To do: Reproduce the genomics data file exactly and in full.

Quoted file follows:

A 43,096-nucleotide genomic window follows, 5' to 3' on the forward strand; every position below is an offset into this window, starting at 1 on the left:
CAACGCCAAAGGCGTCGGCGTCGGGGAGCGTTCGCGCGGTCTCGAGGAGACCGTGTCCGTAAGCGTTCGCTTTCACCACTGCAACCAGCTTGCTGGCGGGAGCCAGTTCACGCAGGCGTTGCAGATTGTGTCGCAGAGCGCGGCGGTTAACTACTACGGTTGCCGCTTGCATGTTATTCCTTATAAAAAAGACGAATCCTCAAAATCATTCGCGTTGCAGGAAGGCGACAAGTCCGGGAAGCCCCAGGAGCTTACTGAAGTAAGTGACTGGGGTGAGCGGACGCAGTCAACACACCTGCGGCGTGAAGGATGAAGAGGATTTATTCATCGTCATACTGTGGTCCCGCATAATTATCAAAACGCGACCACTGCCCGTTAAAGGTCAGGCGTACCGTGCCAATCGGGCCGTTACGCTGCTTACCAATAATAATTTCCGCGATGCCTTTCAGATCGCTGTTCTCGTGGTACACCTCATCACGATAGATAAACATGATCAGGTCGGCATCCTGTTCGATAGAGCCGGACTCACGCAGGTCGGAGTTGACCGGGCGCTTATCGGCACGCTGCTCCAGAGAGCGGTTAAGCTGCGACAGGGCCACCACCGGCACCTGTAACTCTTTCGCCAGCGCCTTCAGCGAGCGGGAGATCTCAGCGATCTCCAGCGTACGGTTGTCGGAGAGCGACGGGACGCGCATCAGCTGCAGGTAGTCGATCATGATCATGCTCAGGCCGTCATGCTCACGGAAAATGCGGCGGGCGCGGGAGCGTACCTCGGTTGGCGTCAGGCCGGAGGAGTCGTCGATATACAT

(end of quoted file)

A 43,096-nucleotide genomic window follows, 5' to 3' on the forward strand; every position below is an offset into this window, starting at 1 on the left:
CAACGCCAAAGGCGTCGGCGTCGGGGAGCGTTCGCGCGGTCTCGAGGAGACCGTGTCCGTAAGCGTTCGCTTTCACCACTGCAACCAGCTTGCTGGCGGGAGCCAGTTCACGCAGGCGTTGCAGATTGTGTCGCAGAGCGCGGCGGTTAACTACTACGGTTGCCGCTTGCATGTTATTCCTTATAAAAAAGACGAATCCTCAAAATCATTCGCGTTGCAGGAAGGCGACAAGTCCGGGAAGCCCCAGGAGCTTACTGAAGTAAGTGACTGGGGTGAGCGGACGCAGTCAACACACCTGCGGCGTGAAGGATGAAGAGGATTTATTCATCGTCATACTGTGGTCCCGCATAATTATCAAAACGCGACCACTGCCCGTTAAAGGTCAGGCGTACCGTGCCAATCGGGCCGTTACGCTGCTTACCAATAATAATTTCCGCGATGCCTTTCAGATCGCTGTTCTCGTGGTACACCTCATCACGATAGATAAACATGATCAGGTCGGCATCCTGTTCGATAGAGCCGGACTCACGCAGGTCGGAGTTGACCGGGCGCTTATCGGCACGCTGCTCCAGAGAGCGGTTAAGCTGCGACAGGGCCACCACCGGCACCTGTAACTCTTTCGCCAGCGCCTTCAGCGAGCGGGAGATCTCAGCGATCTCCAGCGTACGGTTGTCGGAGAGCGACGGGACGCGCATCAGCTGCAGGTAGTCGATCATGATCATGCTCAGGCCGTCATGCTCACGGAAAATGCGGCGGGCGCGGGAGCGTACCTCGGTTGGCGTCAGGCCGGAGGAGTCGTCGATATACAT